Davos WEF
Davos WEF

Trump team at Davos: We don't want a trade war with China, just a better deal

Anthony Scaramucci, SkyBridge Capital Founder and aide to U.S. President-elect Donald Trump, speaks to the media between sessions during the World Economic Forum (WEF) in Davos, Switzerland, on Tuesday, Jan. 17, 2017.
Jason Alden | Bloomberg | Getty Images

President-elect Donald Trump could be one of the last great hopes for globalism, according to a member of his transition team.

Speaking at the World Economic Forum in Davos on Tuesday, American financier Anthony Scaramucci — soon to be an assistant to Trump in the office for public liaison — said China and the United States have a "common cause."

"I believe that the U.S. and the new administration does not want to have a trade war," he said at the event where he was officially billed as an executive member of the president-elect's transition team.

"(We) want to have free and fair trade," he said. He spoke of a "crippled" America that had seen the negative effects of globalization since World War II. His words came directly after a speech by Chinese President Xi Jinping, who said economic globalization had powered worldwide growth and should not be blamed for the world's problems.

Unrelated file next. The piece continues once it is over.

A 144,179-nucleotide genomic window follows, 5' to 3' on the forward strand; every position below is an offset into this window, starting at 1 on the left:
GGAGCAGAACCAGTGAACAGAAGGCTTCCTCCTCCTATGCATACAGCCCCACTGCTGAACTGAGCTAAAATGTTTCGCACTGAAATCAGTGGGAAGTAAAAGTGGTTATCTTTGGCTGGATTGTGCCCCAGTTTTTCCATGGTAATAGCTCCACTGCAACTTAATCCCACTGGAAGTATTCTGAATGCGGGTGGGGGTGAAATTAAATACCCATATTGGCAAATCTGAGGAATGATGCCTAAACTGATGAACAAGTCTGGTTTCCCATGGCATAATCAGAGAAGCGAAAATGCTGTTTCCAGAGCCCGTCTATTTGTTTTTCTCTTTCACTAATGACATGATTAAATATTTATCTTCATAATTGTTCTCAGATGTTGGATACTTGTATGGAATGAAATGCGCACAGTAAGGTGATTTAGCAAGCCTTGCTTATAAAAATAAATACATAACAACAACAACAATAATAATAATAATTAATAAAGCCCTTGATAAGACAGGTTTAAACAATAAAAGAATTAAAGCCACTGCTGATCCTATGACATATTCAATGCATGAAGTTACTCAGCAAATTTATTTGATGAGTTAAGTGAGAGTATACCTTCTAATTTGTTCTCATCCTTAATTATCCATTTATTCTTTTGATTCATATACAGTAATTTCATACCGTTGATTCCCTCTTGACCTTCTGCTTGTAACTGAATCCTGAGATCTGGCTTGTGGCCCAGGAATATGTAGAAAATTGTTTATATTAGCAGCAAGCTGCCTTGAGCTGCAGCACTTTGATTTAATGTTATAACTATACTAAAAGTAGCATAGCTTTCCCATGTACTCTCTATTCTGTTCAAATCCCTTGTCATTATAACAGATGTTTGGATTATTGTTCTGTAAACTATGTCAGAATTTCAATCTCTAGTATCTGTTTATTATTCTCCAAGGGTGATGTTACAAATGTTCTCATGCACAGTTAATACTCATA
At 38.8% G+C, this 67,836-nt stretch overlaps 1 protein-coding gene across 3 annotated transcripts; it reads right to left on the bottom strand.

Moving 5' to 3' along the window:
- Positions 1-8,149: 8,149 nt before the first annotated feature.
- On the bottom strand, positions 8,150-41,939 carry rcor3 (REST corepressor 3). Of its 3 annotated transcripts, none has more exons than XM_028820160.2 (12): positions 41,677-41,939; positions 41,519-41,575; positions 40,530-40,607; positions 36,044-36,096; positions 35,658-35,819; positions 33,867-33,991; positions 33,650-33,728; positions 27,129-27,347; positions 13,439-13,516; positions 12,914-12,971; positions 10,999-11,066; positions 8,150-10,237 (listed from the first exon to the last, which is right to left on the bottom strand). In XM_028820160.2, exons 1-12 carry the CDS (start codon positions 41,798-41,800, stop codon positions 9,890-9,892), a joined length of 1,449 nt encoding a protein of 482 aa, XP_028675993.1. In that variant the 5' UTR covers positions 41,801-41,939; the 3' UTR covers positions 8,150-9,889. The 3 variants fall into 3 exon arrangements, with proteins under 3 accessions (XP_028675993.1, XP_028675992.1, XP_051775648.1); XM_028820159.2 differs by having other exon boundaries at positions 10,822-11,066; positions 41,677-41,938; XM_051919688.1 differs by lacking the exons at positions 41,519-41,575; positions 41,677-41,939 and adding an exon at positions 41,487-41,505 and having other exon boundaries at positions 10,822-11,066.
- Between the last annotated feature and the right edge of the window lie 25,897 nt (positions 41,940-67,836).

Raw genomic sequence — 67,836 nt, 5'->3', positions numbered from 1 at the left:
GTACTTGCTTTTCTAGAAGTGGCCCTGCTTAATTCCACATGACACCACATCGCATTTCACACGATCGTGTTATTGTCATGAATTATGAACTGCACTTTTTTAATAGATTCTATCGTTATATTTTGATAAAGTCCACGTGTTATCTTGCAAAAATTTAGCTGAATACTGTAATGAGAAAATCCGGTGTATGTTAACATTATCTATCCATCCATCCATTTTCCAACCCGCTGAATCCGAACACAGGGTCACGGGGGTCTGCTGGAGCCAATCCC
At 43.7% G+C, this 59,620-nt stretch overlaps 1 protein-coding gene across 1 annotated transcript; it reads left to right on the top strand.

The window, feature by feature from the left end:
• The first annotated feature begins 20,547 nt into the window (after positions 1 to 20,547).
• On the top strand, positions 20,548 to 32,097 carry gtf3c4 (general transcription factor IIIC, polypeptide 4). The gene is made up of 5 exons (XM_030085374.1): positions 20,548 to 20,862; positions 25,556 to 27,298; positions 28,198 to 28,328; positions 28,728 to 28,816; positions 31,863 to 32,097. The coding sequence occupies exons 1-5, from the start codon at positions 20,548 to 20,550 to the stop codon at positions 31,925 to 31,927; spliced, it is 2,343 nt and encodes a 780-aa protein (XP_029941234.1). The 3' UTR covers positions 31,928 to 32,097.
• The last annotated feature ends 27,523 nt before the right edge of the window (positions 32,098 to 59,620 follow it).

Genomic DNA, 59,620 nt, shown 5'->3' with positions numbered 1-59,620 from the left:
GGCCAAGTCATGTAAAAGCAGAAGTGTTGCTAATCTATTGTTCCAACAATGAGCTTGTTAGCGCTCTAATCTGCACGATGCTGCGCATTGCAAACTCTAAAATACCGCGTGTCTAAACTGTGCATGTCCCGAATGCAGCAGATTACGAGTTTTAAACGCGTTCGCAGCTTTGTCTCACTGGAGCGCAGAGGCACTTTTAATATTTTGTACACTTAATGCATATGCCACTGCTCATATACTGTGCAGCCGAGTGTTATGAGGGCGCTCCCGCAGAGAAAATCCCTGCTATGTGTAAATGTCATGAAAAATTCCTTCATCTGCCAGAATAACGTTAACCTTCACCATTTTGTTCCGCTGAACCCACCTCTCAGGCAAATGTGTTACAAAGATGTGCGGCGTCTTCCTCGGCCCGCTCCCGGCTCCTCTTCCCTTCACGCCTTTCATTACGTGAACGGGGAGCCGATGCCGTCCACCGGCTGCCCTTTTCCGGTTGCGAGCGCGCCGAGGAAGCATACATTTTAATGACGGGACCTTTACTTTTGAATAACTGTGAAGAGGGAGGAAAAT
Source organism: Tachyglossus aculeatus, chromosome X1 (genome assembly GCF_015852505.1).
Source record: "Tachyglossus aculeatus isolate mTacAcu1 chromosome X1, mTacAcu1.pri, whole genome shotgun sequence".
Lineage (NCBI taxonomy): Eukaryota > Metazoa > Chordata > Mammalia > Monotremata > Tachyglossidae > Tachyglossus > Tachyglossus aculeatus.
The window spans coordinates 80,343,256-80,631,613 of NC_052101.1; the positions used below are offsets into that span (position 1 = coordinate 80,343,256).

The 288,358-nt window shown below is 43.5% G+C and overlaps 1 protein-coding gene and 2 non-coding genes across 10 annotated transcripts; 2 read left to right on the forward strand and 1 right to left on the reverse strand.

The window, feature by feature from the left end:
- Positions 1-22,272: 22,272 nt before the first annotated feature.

"All we're asking for now is to create more symmetry in these trade agreements," Scaramucci said.

Referring to globalism, he sais: "It's hollowed out American manufacturing, it's hurt the American middle class and it's crippled the American working class. ... We have to come up with policies to change that."

He added that he respects China, and respects the president of China and said Trump's administration wants a phenomenal relationship with the Chinese.

"But if the Chinese really believe in globalism and they really believe in the words of Lincoln, they have to reach now towards us and allow us to create this symmetry because the path to globalism for the world is through the American worker and the American middle class," he said.

"Because if you can create rising wages in that part of the world, ... you can create more purchasing power and the virtuous circle of consumption that will lead to more global trade and it will lead to more global peace and more global prosperity."

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